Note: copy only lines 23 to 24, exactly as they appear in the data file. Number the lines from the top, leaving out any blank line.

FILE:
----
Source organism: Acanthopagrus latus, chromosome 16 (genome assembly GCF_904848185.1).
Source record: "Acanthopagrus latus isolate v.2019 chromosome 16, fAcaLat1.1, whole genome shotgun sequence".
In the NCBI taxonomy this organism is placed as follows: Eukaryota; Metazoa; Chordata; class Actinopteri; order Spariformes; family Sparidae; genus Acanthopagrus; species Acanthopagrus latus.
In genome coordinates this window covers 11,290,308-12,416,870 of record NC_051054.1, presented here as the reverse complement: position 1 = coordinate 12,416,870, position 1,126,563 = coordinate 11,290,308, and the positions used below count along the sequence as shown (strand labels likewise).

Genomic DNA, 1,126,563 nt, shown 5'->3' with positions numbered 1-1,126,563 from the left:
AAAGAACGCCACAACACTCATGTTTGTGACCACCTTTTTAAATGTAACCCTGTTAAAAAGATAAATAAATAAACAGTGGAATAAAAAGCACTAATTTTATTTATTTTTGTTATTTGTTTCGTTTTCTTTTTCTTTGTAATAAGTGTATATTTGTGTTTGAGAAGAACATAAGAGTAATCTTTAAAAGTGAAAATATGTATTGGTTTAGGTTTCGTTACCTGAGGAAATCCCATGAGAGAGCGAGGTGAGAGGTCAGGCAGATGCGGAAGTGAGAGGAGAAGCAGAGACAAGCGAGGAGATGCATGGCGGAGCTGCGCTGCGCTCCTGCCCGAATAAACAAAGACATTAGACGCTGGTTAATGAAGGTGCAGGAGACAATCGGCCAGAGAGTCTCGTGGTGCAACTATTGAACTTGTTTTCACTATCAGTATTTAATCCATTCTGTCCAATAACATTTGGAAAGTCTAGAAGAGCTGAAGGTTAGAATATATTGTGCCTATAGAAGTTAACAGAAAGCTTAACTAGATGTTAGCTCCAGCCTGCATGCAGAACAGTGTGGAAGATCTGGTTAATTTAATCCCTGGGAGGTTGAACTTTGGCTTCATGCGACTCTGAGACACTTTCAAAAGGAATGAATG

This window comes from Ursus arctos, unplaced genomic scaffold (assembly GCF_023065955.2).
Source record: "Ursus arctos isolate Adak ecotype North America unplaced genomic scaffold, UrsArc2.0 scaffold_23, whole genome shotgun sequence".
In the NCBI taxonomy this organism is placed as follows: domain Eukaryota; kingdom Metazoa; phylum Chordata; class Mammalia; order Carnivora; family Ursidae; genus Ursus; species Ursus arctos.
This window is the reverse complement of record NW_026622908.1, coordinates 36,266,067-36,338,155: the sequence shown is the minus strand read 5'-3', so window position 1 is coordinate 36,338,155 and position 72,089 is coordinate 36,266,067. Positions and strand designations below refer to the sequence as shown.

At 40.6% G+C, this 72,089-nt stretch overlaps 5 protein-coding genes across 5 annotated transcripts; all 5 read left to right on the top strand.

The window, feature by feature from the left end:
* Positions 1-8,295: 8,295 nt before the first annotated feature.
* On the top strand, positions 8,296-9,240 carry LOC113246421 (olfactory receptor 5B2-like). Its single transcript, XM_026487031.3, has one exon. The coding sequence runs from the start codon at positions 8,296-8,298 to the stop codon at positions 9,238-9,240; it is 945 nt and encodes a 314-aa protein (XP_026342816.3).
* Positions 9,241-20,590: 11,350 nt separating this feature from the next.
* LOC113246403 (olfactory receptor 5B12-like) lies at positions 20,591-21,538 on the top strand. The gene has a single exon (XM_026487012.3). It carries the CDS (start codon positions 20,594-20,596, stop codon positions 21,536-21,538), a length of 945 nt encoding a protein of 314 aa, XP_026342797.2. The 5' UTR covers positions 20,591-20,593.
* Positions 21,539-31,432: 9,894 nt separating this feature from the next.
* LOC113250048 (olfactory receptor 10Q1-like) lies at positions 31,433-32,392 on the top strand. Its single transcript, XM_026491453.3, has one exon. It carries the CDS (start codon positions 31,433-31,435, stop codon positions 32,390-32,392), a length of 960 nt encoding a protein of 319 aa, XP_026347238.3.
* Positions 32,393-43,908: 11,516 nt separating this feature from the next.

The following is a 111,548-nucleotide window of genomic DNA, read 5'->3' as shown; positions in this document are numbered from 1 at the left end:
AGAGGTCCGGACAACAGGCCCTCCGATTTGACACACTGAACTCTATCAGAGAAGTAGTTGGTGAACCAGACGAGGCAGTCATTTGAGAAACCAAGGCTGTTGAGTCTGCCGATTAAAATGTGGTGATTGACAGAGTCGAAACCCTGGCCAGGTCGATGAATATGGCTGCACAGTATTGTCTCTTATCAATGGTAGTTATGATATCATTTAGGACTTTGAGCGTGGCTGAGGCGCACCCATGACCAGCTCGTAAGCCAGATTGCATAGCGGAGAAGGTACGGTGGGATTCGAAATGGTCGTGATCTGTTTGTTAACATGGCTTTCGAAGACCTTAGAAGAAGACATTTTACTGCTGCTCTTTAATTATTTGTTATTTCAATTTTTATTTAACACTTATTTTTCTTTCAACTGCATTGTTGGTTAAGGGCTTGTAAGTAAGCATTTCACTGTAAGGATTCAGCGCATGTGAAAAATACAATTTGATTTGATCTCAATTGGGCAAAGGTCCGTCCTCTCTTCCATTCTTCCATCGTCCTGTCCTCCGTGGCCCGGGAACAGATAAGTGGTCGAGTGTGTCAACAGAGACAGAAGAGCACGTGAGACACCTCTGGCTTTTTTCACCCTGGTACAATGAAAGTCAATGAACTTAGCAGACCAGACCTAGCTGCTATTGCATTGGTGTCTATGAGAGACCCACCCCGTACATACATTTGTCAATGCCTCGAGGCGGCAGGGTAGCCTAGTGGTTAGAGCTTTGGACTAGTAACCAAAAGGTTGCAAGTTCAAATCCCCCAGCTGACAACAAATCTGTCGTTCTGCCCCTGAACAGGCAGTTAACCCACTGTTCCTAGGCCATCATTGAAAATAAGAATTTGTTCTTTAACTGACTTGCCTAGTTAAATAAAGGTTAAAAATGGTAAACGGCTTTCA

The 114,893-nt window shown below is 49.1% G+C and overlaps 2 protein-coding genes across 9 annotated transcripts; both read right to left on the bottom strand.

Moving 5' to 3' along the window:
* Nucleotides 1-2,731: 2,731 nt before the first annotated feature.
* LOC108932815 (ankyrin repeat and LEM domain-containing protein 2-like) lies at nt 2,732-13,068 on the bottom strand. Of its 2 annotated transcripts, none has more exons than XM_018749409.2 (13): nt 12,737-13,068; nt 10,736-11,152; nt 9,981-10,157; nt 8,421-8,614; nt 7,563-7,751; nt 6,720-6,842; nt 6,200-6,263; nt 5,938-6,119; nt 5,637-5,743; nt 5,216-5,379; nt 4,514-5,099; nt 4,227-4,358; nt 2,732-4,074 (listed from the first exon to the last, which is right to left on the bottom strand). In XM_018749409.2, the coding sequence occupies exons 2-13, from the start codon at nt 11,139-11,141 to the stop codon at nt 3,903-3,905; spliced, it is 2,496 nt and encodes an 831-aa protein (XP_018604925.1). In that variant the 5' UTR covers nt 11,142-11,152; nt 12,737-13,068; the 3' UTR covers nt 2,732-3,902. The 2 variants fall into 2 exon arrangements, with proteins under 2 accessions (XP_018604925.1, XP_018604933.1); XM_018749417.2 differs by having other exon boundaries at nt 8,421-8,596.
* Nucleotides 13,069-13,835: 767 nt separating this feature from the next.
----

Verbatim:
Moving 5' to 3' along the window:
* Nucleotides 1-2,731: 2,731 nt before the first annotated feature.